Sunnyside Paper Boys

by Richard Diem

          Get a job, yes, I could barely wait until I was twelve years old, and then I could go to the Long Island Star Journal office on 49th Street near Skillman Avenue and start earning some money for myself, well not all of it exactly because I always had to contribute a little something to the household. “What about tips?”  “What tips, mom?”  I delivered for at least three years on the route on 40th Street and 39th Place and built it up to well over 100 customers. 

          The best I remember was when my boss, Mr. Mack put up a big chart for the Daytona Beach, Florida contest and tracked it with stars next to our name for each new order we got. Knocking on doors and, “Come on help me please win a contest.”  Wow, 75 orders needed, and I was out every night discovering all the many apartment houses in Sunnyside, and people did open doors then. “Come on, please, you only have to take it for thirteen weeks, help me win a trip to Florida.”  Well, lucky me, I did win, and with other paper boys from Queens, we had a fun week with just one supervisor who we rarely saw.  Were we rowdy?  Well, I think the hotel was glad to see us go.

          It was around this time when I was promoted to be the Sunday Station Master.  The job was to get up early Sunday morning and open up the office to set up all the routes.  Then after everybody picked up their papers, I would do my own.  I had a big cart with a cover that my stepfather built from an old carriage for my heavy Sunday papers.  On most other days I used my bike.  At the same time I had weekend jobs at Whelan’s, and then, Worth Drug Store. This was followed by McCrory’s and Woolworth’s 5 &10 cent stores on Greenpoint Avenue. I had a lot of truly good job memories and I surely always had a job with some ice cream money in my pocket. I bought a lot of ice cream quarts from Seltzers candy store on 40th Street.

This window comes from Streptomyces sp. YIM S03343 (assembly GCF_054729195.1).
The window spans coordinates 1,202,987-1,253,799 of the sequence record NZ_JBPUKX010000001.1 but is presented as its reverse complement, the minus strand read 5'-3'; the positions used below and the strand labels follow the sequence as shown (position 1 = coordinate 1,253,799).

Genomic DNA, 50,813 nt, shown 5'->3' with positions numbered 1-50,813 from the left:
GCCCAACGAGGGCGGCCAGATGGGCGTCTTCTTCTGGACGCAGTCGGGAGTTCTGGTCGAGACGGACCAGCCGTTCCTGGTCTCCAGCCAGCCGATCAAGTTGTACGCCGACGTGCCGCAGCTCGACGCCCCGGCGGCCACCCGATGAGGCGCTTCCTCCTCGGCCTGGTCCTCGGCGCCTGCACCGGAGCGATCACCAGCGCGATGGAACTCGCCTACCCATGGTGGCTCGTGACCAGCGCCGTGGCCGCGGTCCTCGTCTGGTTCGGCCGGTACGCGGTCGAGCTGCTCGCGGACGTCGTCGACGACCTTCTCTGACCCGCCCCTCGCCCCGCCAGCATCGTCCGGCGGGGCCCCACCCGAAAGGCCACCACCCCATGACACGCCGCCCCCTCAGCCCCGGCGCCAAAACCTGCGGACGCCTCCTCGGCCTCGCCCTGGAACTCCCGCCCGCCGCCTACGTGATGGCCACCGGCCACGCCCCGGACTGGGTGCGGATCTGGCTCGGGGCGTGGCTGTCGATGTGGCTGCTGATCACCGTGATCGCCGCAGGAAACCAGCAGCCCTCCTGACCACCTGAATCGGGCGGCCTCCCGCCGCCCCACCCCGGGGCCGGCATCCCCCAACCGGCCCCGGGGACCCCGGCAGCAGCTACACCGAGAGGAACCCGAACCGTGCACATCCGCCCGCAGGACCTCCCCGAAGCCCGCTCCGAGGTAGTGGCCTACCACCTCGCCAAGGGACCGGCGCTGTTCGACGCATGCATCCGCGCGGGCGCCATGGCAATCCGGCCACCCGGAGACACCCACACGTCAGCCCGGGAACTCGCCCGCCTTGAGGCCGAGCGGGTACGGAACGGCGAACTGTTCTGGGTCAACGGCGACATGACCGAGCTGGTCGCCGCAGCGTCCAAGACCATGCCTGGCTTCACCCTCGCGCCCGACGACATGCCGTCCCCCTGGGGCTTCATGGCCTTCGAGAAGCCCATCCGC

The Young Station Master

a poem by Richard Diem

Through shadows he rode

In the still of the night

As if he had wings

To fly from his fright

Three a.m. Sunday morning

No people were out

Except the few drunkards

Who staggered about

He sneaked out the window

Not making a peep

To set up the routes

While mom thinks he’s asleep

He raced through the night

On his bike pedaling fast

His heart beating loudly

As each street he passed

Faster and faster

Feeling the strain

Of visions before him

Like Ichabod Crane

Now at the office

Papers piled by the door

Need the touch of his hand

As each Sunday before

Now safely inside

He relished the scene

This boy is in charge

And only fourteen

All routes would be ready

Before the sunrise

The young Station Master

Grown up and streetwise.

Ichabod Crane.JPG

When I moved to Sunnyside around 1943, I entered P.S. 150.   Right away, in my first class room, there were no available seats, “Move over if you would Joel,” and I squeezed in, so Joel and I shared a seat of beginning and lasting friendship.  I went on to J.H.S. 125 and then Long Island City High School.  I graduated in 1954 at 17, and enlisted in the USMC for three years.  Since retiring I have worked as a caregiver for mostly men with Alzheimer’s.